IMF Managing Director Christine Lagarde followed Obama’s trendsetting “War on Muslims” narrative, thus failing the cause of women’s equality across the globe. The Feminist Fail started out on the right track:
Nations should remove laws that prevent women from working in order to increase the female labour supply and boost their economies, IMF Managing Director Christine Lagarde has said.
“In too many countries, too many legal restrictions conspire against women to be economically active,” Lagarde wrote in a blog. “In a world in search of growth, women will help find it, if they face a level playing field instead of an insidious conspiracy.”
What exactly is this “insidious conspiracy” Lagarde is referring to? Don’t worry, she hasn’t taken the Patty Arquette pill, although she’s definitely drinking the Obama Kool Aid, because it’s all downhill from here:
But the IMF has to tread a careful line on this issue to avoid explicitly critiquing the laws in its 188 member countries, including states like Mali and Yemen, which have been among the worst performers on indices of gender equality.
Mali and Yemen, both Muslim-dominated states. Mali’s logo, “one people, one goal, one faith” is a contradiction in terms, at least when it comes to fostering economic growth, which is the only topic up for discussion on Lagarde’s watch:
The IMF has sought to couch its arguments in economic terms, saying in a previous study that having as many women in the labor force as men could boost economic growth by 5% in the United States, 9% in Japan and 34% in Egypt.
Note the radical climb in potential economic growth when the stats begin speaking to Muslim nations? Oops. Guess Lagarde’s staffers didn’t get the “War on Muslims” memo until after they prepared their findings, to which they quickly tacked on the following caveat:
“In recommending equal opportunities …this study does not intend to render a judgment of countries’ broadly accepted cultural and religious norms.”
Classy. Let’s talk about an obvious problem without directly drawing attention to it, since the problem is defended by radicalized terrorists. Is that called the White Elephant defense strategy?
Remember “Cap and Trade?” The anti-market allegedly “market-based” “solution” to man-faked global warming climate change?
A central authority (usually a governmental body) sets a limit or cap on the amount of a pollutant that may be emitted.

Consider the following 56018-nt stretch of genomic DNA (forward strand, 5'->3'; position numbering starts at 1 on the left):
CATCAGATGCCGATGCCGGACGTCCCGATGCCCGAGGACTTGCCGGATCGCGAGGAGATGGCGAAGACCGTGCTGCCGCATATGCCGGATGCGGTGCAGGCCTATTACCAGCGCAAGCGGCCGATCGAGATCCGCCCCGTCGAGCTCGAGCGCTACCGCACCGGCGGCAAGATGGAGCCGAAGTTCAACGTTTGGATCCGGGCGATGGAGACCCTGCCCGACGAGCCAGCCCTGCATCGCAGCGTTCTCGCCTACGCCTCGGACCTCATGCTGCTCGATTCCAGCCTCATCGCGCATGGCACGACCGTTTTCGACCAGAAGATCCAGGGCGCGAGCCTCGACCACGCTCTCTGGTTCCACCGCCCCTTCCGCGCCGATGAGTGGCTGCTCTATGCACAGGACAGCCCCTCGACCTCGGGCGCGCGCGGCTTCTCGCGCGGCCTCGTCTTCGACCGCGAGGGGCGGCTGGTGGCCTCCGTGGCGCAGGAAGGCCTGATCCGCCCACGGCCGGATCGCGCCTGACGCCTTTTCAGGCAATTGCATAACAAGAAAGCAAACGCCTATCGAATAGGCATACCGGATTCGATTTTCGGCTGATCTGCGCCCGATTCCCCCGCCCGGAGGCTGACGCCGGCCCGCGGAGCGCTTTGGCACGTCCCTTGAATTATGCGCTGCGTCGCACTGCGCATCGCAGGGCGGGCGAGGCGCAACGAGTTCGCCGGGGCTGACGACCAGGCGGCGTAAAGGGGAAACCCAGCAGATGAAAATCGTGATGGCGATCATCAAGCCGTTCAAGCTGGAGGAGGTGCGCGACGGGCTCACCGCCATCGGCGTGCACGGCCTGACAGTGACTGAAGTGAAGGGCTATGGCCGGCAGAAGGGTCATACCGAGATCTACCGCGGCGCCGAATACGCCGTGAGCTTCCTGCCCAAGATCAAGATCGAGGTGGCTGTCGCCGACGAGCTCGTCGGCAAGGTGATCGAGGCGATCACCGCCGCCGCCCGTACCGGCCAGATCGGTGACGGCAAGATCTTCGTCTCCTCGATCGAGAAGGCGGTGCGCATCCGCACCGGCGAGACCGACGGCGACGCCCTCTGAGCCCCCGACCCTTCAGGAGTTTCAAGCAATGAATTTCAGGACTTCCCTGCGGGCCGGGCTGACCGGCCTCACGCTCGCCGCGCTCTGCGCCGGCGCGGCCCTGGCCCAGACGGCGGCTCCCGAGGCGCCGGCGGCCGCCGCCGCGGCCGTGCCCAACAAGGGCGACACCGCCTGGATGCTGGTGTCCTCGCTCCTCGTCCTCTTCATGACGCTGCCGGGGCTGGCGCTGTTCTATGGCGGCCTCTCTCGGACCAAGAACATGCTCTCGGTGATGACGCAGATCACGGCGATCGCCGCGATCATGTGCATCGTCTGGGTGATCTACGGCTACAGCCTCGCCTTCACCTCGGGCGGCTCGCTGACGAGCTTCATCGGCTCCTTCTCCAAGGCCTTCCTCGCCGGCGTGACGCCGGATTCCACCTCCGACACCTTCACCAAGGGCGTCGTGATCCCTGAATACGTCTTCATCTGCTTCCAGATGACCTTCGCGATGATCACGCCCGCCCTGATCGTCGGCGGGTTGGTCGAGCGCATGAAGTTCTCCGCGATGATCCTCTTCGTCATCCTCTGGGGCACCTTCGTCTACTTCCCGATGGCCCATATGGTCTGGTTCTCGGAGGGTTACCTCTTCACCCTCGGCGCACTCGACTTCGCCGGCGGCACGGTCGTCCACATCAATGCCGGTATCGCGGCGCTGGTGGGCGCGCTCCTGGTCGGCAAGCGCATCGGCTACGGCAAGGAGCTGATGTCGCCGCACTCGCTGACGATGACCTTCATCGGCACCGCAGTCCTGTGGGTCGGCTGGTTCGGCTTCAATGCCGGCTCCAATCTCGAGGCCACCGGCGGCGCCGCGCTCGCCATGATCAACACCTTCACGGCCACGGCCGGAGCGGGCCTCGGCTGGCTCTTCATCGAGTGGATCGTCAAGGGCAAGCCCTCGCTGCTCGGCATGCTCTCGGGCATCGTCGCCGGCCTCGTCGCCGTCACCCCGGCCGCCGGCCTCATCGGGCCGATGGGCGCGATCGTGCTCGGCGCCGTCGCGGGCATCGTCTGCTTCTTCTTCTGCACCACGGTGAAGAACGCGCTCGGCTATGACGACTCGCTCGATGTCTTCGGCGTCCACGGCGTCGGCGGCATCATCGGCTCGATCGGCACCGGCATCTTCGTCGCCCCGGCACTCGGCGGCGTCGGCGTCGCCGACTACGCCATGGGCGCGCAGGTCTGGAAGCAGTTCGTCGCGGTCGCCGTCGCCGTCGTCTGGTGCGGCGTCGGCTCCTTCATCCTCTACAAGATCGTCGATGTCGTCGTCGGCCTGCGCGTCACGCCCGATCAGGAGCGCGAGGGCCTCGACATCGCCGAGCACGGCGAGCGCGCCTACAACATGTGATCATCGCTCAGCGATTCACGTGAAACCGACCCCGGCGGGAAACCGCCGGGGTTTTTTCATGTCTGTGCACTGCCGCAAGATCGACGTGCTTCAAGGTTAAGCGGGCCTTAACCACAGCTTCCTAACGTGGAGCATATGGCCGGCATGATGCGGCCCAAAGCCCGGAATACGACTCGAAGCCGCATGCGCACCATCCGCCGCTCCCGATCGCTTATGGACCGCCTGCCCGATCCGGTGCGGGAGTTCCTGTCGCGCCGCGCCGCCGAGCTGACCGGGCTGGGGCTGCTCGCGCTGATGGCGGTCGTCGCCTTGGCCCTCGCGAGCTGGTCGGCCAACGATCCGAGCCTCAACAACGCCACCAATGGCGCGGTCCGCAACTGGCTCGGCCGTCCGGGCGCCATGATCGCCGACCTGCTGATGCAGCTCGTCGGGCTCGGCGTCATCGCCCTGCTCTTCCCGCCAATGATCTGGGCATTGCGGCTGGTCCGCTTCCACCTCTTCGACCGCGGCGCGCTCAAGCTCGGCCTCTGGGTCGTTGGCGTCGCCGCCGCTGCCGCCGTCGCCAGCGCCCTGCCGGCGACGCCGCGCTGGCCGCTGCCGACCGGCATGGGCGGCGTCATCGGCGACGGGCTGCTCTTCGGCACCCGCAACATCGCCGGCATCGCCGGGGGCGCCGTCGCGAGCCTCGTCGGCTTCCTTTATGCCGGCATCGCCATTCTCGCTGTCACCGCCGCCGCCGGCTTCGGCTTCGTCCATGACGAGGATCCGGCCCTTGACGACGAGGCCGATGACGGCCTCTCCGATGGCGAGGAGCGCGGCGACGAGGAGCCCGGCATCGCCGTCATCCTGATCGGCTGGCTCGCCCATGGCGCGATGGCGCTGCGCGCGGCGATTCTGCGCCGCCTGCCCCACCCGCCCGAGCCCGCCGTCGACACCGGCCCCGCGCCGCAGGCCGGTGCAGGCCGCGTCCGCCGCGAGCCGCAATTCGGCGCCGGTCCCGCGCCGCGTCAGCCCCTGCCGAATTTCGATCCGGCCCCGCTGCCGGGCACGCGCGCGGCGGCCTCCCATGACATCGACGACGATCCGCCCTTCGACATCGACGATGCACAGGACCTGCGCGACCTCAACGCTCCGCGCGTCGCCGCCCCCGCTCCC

The limit or cap is allocated and/or sold by the central authority to firms in the form of emissions permits which represent the right to emit or discharge a specific volume of the specified pollutant.
Permits (and possibly also derivatives of permits) can then be traded on secondary markets.
Only if (you) want government to raise energy prices, make coal uneconomical as an electricity fuel, or restrict Americans’ access to carbon-based energy.…
“Cap and trade” is a policy so disastrous it couldn’t pass a Democrat-majority Congress – with Democrat President Barack Obama eagerly waiting with pen at the ready.
Except with this President, no terrible idea dies just because the Constitutional process demands it.
And so they have. Here’s the EPA’s “Cap and Trade” page.
And in government, terrible ideas are like kudzu – they rapidly, illegally spread everywhere.
The U. S. Department of Agriculture (USDA) and the Environmental Protection Agency (EPA) have announced an expanded partnership to support water quality trading….
Oh look – the government is assaulting our farmers’ water supply. Where else have we seen that?
The EPA exists to assault the private sector. And it is teaming up with other government departments to maximize the damage.
The USDA is a complete waste of money, time and space. Humans have engaged in agriculture for 10,000 years – we did so for 9,900 of those years without a government department. I think we’ve got this.
And, of course, there is zero Constitutional authority granted to the federal government to have a USDA.
Having no useful purpose, the Department of Agriculture works day and night to make private agriculture more difficult and expensive. Which raises our food prices – and makes our farmers less competitive on the now-global market.
These government-inflicted regulations and costs – by a department that shouldn’t exist – foster other government programs that shouldn’t exist.
Like the horrendous Farm Bill. Government makes it nearly impossible for farmers to turn a profit – then subsidizes them.
Like Food Stamps. Government jacks the price of food – then buys tens of millions of people food at the government-inflated prices because they can no longer afford it.
The Obama Administration is assaulting the private sector with every department, agency, commission and board at its $4-trillion-a-year disposal. Including unilaterally imposing “Cap and Trade” across multiple agencies. And what has transpired during the Obama Administration’s tenure?
It would seem there is a correlation there.
— Erica Nicole (@YFSEricaNicole) February 12, 2015
This spring, an aspiring professor—W, as she’s chosen to call herself in a blog post about the experience—attempted to negotiate her tenure-track job offer with the Nazareth College philosophy department. She wanted a slightly higher salary than the starting offer, paid maternity leave for one semester, a pre-tenure sabbatical, a cap on the number of new classes that she would teach each semester, and a deferred starting date. “I know that some of these might be easier to grant than others,” she acknowledged in her e-mail. “Let me know what you think.”